New greenhouses enhance Alaska Botanical Gardens’ mission
As snow begins to melt across Anchorage, organizers at Alaska Botanical Gardens prepare to debut two new greenhouses that will help the nonprofit expand its operations. A grand opening to celebrate the launch of the first greenhouse is set for 2 p.m. April 22, just in time for Earth Day.
“This has been in the works for multiple years now, because there was a need identified for us to grow our own material,” said gardens and facilities manager Mike Monterusso. “We have a plant sale every May, and we have to ship our plants in because that is still too early in Alaska’s seasons to have these plants available. … So having the greenhouses is really about the time it takes to grow these plants and eliminating the carbon footprint of bringing them up.”
The first greenhouse, Monterusso said, is smaller and architecturally designed, using geothermal heat from the ground instead of fossil fuels. It is called the Nursery Greenhouse, as it will be used to start new plants. At about 1,000 square feet, the structure is not large by most greenhouse standards, but will serve as a repository for smaller plants and perhaps even be used for other events.
“We will use it in ways that we don’t even know about yet,” he said. The April 22 grand opening and ribbon cutting celebrates the Nursery Greenhouse, which by late March was close to completion.
“We do use more than ever annuals for color and food production,” Monterusso said, “and this greenhouse will help with that.”
Later this summer, and perhaps even more impactful to the Alaska Botanical Gardens is the ground breaking for Phase II of the greenhouse project. The Verna E. Pratt Memorial Greenhouse will be a larger, more functional greenhouse, built in a more traditional northern-latitude style.
“It will not be heated directly and it will have south-facing glazing,” he said. “It will be designed to give us a longer season and will be almost two times as big as the first greenhouse.”
In late winter, an anonymous donor contributed $50,000 to the greenhouse project with only two stipulations: The donation remains anonymous, and the greenhouse named after Pratt, an Alaska household name to those who enjoy plants and gardening in Alaska. Pratt, wildflower and rock garden educator, writer, self-taught naturalist and longtime Alaskan author was a master gardener who not only wrote books and led workshops on plant identification and propagation, but also served as an ardent supporter of protecting Native Alaska flora. Her book, “Field Guide to Alaskan Wildflowers,” remains one of the definitive works on native Alaska plants today. Pratt died Jan. 8, 2017, at the age of 86.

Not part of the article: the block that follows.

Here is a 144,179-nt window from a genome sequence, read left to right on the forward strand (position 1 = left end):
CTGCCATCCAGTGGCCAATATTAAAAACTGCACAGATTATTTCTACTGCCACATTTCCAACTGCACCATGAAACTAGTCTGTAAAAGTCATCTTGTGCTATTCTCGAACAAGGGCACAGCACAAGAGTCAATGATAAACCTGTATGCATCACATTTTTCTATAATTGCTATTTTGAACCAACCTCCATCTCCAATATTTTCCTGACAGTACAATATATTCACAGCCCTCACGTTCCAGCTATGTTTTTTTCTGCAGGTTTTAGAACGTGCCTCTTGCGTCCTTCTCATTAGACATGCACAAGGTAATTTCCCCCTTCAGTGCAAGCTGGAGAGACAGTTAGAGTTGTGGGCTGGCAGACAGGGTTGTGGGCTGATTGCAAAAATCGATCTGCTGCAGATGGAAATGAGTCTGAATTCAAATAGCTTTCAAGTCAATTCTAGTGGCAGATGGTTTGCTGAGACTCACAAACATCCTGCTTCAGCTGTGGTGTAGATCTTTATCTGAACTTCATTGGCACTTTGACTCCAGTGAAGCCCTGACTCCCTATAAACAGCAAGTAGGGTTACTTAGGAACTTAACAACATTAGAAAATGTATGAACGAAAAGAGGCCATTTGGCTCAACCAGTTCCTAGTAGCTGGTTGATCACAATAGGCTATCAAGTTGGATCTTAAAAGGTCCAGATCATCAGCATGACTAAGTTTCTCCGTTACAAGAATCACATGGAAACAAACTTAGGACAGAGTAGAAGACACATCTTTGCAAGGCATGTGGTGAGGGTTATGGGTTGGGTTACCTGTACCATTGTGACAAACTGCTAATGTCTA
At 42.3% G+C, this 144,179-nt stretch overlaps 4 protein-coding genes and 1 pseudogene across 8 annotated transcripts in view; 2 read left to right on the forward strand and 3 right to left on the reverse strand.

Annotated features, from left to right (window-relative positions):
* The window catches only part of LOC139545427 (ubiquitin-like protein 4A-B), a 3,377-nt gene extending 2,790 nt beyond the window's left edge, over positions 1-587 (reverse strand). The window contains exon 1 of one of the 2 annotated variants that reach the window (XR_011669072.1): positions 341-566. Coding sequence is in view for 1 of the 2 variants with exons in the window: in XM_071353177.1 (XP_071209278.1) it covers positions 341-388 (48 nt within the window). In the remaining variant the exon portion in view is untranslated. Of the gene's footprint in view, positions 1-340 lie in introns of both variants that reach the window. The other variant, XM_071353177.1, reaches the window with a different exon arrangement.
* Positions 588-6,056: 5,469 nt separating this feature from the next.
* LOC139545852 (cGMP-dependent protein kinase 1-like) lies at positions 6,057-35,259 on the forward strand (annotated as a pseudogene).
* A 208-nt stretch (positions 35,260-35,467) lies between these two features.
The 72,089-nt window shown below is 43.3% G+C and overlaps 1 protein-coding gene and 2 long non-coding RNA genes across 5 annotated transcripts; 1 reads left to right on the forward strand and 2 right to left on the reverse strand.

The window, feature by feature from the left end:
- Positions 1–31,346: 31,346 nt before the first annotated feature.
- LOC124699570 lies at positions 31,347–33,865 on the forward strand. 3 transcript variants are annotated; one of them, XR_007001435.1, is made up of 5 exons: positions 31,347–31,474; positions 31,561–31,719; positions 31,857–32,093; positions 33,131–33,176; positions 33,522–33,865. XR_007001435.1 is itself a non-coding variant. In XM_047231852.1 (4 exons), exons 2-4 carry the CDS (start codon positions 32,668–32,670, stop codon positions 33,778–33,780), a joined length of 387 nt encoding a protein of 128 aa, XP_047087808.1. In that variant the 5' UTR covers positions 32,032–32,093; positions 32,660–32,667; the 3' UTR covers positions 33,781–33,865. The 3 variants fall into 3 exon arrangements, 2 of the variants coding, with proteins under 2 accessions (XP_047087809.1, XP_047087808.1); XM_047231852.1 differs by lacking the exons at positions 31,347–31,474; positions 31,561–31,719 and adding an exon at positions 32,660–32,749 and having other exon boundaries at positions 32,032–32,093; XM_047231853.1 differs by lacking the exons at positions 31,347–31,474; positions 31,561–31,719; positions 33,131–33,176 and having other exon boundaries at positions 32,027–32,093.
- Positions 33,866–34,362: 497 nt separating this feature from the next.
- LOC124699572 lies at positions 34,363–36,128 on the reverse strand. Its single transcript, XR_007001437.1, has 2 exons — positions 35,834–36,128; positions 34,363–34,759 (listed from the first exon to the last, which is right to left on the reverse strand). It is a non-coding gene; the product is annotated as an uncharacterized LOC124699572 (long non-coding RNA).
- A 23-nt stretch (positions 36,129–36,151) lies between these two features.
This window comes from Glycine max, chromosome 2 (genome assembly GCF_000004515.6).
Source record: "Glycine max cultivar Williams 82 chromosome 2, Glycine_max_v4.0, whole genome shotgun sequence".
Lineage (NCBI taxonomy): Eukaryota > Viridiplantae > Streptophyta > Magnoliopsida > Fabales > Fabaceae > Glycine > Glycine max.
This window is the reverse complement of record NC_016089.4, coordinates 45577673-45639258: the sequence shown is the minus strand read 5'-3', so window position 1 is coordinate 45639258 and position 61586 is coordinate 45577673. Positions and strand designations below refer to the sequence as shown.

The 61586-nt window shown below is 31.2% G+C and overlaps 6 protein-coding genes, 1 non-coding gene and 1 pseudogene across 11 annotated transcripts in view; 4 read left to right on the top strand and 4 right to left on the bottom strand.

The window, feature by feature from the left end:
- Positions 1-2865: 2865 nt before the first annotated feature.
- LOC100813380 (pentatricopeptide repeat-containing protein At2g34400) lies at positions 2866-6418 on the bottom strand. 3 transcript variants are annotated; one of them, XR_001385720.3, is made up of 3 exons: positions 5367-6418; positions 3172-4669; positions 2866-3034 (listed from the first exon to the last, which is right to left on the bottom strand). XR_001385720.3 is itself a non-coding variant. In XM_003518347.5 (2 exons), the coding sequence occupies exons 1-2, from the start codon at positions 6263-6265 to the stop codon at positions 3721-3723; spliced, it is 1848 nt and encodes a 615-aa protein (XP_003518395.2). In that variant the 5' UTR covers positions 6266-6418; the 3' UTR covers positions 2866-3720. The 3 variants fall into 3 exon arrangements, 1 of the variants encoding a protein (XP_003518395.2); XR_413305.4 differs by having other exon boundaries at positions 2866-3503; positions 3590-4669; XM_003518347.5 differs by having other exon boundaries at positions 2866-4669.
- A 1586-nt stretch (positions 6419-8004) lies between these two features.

“For those who knew Verna, her personality and style, this is the greenhouse she would have wanted named after her of the two,” Monterusso said. “It’s a workhorse type of greenhouse. We were very happy and appreciative when that donation came in.”
“This is one of the largest one-time gifts received at ABG,” wrote its Board of Directors after the March 2 donation announcement. The project is also the nonprofit’s largest capital project ever. “We at ABG couldn’t think of a better way to celebrate Verna and her life’s work.”
Work on the first greenhouse began last June, and includes greenhouse space as well as public restroom facilities, which the ABG has needed for many years.
“The new nursery greenhouse will be extremely energy efficient, informed by best practices for sustainable, high-latitude greenhouse design. When completed, the greenhouse will showcase the role of green design in sustainable gardening and demonstrate ABG’s commitment to ecologically sound development,” wrote its board of directors. The Pratt Greenhouse, ABG said, will be considered its research and development greenhouse and is expected to open by the fall of 2017.
“We can use the (Verna E. Pratt) greenhouse for propagation and overwintering,” Monterusso said. “It will lengthen the growing season for us and allow us to overwinter trees and shrubs. … And the anonymous donation helps us consider upgrades that will help the greenhouse run more efficiently. We are thankful for that.”
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